Concorso Italiano November 2007
During the Monterey Weekend there are numerous events to attend with many centering around the word, 'exclusive.' The Concorso Italiano could fall under this category, in that it is an event for vehicles that were created from the boot-shaped country of Italy. That is where the exclusivity stops and the warm-welcome's begin. Any Italian built car that is able to make it the Monterey Peninsula and to the Blackhorse Golf Course in Seaside, California is able to be shown. The two marque's in strong attendance were Ferrari and Lamborghini, with many others such as Fiat, DeTomaso, ISO, Alfa Romeo, Lancia, Bizzarrini, and Maserati also having significant numbers.
With a show of this magnitude, there were many celebrated models and features. The Countach was recognized for its 35th anniversary. Many examples were on display that spanned the years of production, allowing onlookers to examine the differences that were introduced each year. The most significant Countach on the well-manicured golf course lawn was the first example ever created. Lamborghini's test driver, Valentino Balboni, was present to share stories and experiences about the stages of development for the Countach.
Probably the most interesting Lamborghini in attendance, and arguably one of the highlights of the show, was the Miura Roadster, also known as 'ZN-75'. This car began life as a prototype and given the unique feature of a removable top. The car was later purchased by ILZRO (International Lead and Zinc Research Corporation) and reconstructed using their own metals and technology. The vehicle was disassembled with many of the parts receiving zinc plating, chrome plating, polished or re-manufactured using metals made by ILZRO. At the completion of the project, the car's name was changed to 'Zn-75' signifying the periodic table of metals used during the reconstruction. It is a breath-taking car that is exotic as it is intriguing.
Lamborghini may not have the history or the racing pedigree of Ferrari, but they have accumulated a strong following of enthusiasts and admirers throughout the years. Their ability to create attractive and stunning vehicles coupled with potent powerplants have made them famous and successful. The Concoros Italiano had many Lamborghini's from the very early years of their existence to the modern masterpieces that can be found in showrooms throughout the world. In attendance were the 350 GT and 400 GT, The Miura, Islero, Jarama, Espada, Urraco, Silhouette, Countach, LM002, Countach, Diablo, Murcielago and Gallardo. The list of entrants encompasses nearly every production model ever produced by the raging-bull marque. The same could be said for many of the other marque's in attendance. For Ferrari, it was the typical sea-of-red with most of the displays centered on the production based, road going, vehicles that wore the symbol of the Prancing Horse - and of course the 'Dino' which was a Ferrari vehicle but lacked the Ferrari logo. This year the Concorso celebrated the 250 GT Cabriolet and California Spyder.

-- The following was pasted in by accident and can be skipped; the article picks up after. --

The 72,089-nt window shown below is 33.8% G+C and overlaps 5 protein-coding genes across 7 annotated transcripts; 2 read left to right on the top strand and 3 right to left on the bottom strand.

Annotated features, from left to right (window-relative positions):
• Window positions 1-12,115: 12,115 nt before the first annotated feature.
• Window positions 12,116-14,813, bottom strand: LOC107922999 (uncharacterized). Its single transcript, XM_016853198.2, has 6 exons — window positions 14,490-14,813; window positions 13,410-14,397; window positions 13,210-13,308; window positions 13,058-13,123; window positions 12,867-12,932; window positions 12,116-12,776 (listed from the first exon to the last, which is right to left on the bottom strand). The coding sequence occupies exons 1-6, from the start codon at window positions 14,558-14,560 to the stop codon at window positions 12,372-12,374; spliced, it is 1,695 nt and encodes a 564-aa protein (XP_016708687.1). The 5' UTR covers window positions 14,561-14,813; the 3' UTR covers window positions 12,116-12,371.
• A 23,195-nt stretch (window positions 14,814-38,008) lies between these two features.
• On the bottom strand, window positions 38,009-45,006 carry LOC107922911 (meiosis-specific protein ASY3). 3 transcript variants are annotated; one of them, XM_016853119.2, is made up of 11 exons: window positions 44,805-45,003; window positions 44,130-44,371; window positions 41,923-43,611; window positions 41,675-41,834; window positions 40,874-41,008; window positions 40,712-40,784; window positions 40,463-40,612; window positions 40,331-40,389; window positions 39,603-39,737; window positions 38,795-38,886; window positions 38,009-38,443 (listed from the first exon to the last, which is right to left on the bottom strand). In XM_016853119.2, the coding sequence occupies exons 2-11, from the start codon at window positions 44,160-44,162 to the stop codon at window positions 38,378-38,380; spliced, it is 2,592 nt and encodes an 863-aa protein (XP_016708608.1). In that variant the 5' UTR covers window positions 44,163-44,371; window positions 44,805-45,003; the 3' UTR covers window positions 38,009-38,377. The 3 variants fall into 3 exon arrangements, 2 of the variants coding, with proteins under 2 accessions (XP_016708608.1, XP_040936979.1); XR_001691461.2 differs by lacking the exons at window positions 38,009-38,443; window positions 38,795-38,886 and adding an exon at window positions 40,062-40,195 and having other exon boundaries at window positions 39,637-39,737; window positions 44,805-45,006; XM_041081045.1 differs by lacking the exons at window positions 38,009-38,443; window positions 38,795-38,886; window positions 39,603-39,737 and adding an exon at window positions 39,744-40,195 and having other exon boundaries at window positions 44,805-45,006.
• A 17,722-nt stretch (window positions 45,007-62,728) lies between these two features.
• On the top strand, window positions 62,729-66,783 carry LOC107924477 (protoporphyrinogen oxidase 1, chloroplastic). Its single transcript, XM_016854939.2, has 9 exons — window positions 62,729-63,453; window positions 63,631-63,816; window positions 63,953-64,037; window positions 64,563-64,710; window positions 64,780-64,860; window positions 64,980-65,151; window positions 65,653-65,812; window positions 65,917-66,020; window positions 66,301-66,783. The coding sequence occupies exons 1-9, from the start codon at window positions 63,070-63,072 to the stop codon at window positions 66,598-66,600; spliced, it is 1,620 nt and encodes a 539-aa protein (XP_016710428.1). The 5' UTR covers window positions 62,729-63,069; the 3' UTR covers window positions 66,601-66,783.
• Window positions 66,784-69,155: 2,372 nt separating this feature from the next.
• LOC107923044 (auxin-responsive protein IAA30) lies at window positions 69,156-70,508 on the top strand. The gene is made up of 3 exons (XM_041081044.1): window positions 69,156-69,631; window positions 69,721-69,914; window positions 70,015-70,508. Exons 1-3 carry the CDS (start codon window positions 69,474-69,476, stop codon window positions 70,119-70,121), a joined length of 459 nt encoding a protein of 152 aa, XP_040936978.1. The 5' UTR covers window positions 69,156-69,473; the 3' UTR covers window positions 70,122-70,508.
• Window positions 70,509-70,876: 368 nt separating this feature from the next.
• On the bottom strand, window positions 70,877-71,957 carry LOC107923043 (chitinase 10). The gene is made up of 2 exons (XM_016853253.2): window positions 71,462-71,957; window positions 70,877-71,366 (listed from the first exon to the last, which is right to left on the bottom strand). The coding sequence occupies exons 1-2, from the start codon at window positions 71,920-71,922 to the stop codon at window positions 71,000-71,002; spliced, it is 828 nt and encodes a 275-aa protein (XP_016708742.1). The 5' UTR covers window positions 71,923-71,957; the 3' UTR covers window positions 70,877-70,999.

Another marque celebrating a 50th anniversary was Maserati with their 3500 GT. The Maserati history is very deep, beginning in the early 1910s with their early existence solely based on racing. Their success on the track was later translated into powerful road-going cars that continue to be in high demand in the modern era. The Maserati 3500 was a very important model for the marque, as prior to its existence less than 140 cars had been constructed in a ten year time span. Racing and competition nearly exhausted the funds; the company needed help. Becoming a mass-produced company and the widely accepted 3500 GT saved the company and allowed for Maserati to continue its racing efforts. The 3500 GT was an elegant car that came in many different flavors with coachwork by such legendary greats as Vignale, Allemano, Frua, Moretti, Bertone, and Boneschi. They were impressive cars, both visually and mechanically and Maserati's first production car built in significant numbers.
A Cisitalia 202 SMM Spider Nuvolari on display was a fitting example of the Cisitalia (Consorzio Industriale Sportivo Italia) company created by amateur racer Piero Dusio in the pre- and post- WWII era. The car wears the name 'Nuvolari' in its title in honor of the legendary racer, Tazio Nuvolari, who drove a Cisitalia roadster to a very impressive second place finish in the 1947 Mille Miglia. Another significant distinction surrounding this car is being the first to incorporate a space-frame construction in a sports car.
Many impressive coach-built vehicles, including those by Pininfarina, Ghia, Touring, Zagato, Bertone, and more, were on display. An example was the Nash-Healey LeMans Coupe which carries coachwork by Pininfarina of Italy. The design was by Donald Healey in England with the drivetrain being supplied by Nash. At the 1952 Lemans a Nash-Healey took first in class. A total of sixty examples were created with production lasting only a short time. It is an excellent example of English, Italian, and American talent. Another marque that fit this mixed heritage were the De Toamso's which has styling by Ghia, a Ford powerplant, and the result of Argentinean racing driver, Alejandro De Tomaso. Curious, would the Cadillac Allante or the Hyundai Tiburon, both examples of Pininfarina's design expertise, be allowed onto the show field?
The coveted 'Best of Show' went to a Ferrari 275 GTS owned by Tazio Denicola of Saratoga, FL. This marked the first time a Ferrari has won the award in several years. Only two-hundred examples of the 275 GTS were ever constructed. They were created as the successor of both the 250 GT California Spyder and the 250 GT Cabriolet. The 'Best of Show' was a well earned award and one that should make the vehicles owner, Tazio, very proud considering his car beat many other suitable and deserving vehicles.